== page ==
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Vol 2, No 2 (1997)
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Published online: 1997-01-01
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How effectively to use biophysical models in treatment planning?

P. Matula
DOI: 10.1016/S1428-2267(97)70130-3
·
Rep Pract Oncol Radiother 1997;2(2):49-50.

open access

Vol 2, No 2 (1997)
Untitled
Published online: 1997-01-01
Submitted:

Abstract

Introduction

The potential of biophysical models is rarely used in clinical practice. Calculations are time consuming, tedious which deter of clinicians to use them. There is a challenge to develop a suitable computer support system for flexible evaluation of radiobiological consequences of radiation therapy.

Materials & Methods

A computer program (RADBIO) based on the linear quadratic model (LQM) with an involvment of the, 4Rs” of radiobiology (repopulation, repairing, reoxygenation and redistribution) has been developed. The biologically equivalent dose (BED), the predictive values of NTCP – F (BED, DVH) and tumour control probability (TCP) are calculated simultanously for all tissues of interest. A total biological effect is a result combined courses of external beam therapy and brachytherapy. The data base contains all current available radiobiologic data of tumours and normal tissues. Entries of individual patient data are simple and take 1–2 minutes of clinicians time. The output obtains a complex radiobiologic report and a graphical picture with a, Terapeutic Ratio” for a relevant protocol.

Results

Comparison of rivals protocols for Ca of Uterine Cervix IIB, III (2 LDR insertions/20 Gy + EBRT 40,8 Gy versus 4 HDR insertions + EBRT 40.8 Gy) follows to an isoeffeetive HDR dose/fr = 6.65 Gy. Critieal % doses (related to NTCP rectum, bladder-5%) are 65% and 80% respectively. It correlates with a maximum, Benefit function” defined as BF-TCP (1-NTCP).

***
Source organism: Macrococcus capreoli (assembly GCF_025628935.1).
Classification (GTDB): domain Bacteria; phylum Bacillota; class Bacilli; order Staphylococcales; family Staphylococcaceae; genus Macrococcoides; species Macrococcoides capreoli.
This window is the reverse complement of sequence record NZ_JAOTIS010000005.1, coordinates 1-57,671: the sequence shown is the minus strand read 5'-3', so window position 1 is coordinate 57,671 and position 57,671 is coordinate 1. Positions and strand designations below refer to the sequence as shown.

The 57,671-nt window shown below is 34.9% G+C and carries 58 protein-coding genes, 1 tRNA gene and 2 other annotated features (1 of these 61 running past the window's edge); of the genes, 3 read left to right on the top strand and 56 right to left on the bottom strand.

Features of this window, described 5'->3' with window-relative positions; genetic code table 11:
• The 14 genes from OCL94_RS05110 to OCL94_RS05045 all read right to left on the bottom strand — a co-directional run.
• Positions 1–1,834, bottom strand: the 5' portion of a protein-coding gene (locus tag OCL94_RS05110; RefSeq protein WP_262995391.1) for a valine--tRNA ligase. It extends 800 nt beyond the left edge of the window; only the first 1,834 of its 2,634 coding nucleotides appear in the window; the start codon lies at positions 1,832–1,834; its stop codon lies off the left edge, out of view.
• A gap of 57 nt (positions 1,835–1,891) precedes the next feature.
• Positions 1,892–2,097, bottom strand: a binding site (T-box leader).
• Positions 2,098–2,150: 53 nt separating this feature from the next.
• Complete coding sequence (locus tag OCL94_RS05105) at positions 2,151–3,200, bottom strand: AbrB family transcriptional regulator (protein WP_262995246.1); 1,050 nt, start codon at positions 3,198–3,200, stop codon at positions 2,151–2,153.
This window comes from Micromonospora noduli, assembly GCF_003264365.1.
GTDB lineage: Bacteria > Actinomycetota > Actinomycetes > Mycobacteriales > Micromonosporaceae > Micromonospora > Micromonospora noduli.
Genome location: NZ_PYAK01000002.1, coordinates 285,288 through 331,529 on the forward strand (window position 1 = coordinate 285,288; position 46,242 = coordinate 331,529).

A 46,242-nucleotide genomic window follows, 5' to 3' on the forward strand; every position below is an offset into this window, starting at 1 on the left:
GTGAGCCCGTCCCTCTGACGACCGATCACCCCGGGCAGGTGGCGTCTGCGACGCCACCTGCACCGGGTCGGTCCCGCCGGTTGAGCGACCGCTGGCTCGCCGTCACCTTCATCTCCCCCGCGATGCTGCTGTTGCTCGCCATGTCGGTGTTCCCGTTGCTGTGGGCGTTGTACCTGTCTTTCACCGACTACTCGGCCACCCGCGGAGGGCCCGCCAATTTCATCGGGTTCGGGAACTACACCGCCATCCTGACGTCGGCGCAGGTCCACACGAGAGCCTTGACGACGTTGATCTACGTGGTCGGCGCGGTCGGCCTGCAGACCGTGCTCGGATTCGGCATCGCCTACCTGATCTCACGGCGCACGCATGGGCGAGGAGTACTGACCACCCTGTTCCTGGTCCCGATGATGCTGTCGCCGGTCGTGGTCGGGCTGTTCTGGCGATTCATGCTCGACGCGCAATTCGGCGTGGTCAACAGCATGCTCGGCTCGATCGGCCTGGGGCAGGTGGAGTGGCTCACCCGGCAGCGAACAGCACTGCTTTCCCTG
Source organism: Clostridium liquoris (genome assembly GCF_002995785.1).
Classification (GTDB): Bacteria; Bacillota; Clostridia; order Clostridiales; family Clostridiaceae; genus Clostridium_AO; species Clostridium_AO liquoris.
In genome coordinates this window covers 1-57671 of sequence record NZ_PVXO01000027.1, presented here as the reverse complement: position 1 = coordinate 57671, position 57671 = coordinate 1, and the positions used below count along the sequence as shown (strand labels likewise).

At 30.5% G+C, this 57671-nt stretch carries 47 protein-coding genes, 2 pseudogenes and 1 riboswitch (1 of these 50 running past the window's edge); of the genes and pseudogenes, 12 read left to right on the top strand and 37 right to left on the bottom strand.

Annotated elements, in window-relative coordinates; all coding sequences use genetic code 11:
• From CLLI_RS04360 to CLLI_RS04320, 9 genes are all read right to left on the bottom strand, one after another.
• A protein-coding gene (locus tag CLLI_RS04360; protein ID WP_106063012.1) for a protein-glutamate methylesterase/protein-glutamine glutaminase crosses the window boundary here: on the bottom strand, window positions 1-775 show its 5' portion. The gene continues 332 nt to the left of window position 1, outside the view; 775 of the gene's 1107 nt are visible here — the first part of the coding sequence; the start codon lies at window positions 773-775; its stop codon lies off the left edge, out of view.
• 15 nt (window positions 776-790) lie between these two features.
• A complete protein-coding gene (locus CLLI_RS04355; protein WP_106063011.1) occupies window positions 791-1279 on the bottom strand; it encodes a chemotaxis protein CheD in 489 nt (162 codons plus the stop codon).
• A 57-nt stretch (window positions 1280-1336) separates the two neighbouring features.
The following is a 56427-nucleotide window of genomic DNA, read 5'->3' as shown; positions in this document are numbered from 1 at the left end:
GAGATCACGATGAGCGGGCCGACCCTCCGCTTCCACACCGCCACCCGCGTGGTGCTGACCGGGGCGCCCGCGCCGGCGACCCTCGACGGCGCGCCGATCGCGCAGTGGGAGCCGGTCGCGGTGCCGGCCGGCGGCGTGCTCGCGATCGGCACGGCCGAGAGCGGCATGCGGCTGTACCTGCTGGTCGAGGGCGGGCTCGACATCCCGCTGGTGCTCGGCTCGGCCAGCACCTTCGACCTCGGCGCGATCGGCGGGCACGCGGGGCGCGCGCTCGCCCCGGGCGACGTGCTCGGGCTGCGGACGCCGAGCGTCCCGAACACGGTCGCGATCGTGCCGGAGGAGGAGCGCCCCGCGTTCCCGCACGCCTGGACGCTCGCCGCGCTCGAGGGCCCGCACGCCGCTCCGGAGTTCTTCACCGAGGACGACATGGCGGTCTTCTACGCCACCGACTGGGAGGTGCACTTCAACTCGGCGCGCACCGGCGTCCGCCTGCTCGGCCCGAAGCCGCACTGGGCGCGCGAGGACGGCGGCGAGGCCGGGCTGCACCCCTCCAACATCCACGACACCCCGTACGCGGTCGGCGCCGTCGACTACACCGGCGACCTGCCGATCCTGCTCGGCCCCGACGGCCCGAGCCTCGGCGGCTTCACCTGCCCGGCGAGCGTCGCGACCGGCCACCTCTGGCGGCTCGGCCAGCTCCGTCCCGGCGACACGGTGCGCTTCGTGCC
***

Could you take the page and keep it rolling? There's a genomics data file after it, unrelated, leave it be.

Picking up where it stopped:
Conclusion

The contribution shows a simple and potentially useful approach for computing more realistic isoeffect relations for tumour, early and late responding tissues when comparing different radiotherapeutic protocols. It offers a real chance to optimize a, Therapeutic gain” as a final goal of radiation therapy.

Abstract

Introduction

The potential of biophysical models is rarely used in clinical practice. Calculations are time consuming, tedious which deter of clinicians to use them. There is a challenge to develop a suitable computer support system for flexible evaluation of radiobiological consequences of radiation therapy.

Materials & Methods

A computer program (RADBIO) based on the linear quadratic model (LQM) with an involvment of the, 4Rs” of radiobiology (repopulation, repairing, reoxygenation and redistribution) has been developed. The biologically equivalent dose (BED), the predictive values of NTCP – F (BED, DVH) and tumour control probability (TCP) are calculated simultanously for all tissues of interest. A total biological effect is a result combined courses of external beam therapy and brachytherapy. The data base contains all current available radiobiologic data of tumours and normal tissues. Entries of individual patient data are simple and take 1–2 minutes of clinicians time. The output obtains a complex radiobiologic report and a graphical picture with a, Terapeutic Ratio” for a relevant protocol.

Results

Comparison of rivals protocols for Ca of Uterine Cervix IIB, III (2 LDR insertions/20 Gy + EBRT 40,8 Gy versus 4 HDR insertions + EBRT 40.8 Gy) follows to an isoeffeetive HDR dose/fr = 6.65 Gy. Critieal % doses (related to NTCP rectum, bladder-5%) are 65% and 80% respectively. It correlates with a maximum, Benefit function” defined as BF-TCP (1-NTCP).

Conclusion

The contribution shows a simple and potentially useful approach for computing more realistic isoeffect relations for tumour, early and late responding tissues when comparing different radiotherapeutic protocols. It offers a real chance to optimize a, Therapeutic gain” as a final goal of radiation therapy.

Get Citation
About this article
Title

How effectively to use biophysical models in treatment planning?

Journal

Reports of Practical Oncology and Radiotherapy

Issue

Vol 2, No 2 (1997)

Pages

49-50

Published online

1997-01-01

DOI

10.1016/S1428-2267(97)70130-3

Bibliographic record

Rep Pract Oncol Radiother 1997;2(2):49-50.

Authors

P. Matula

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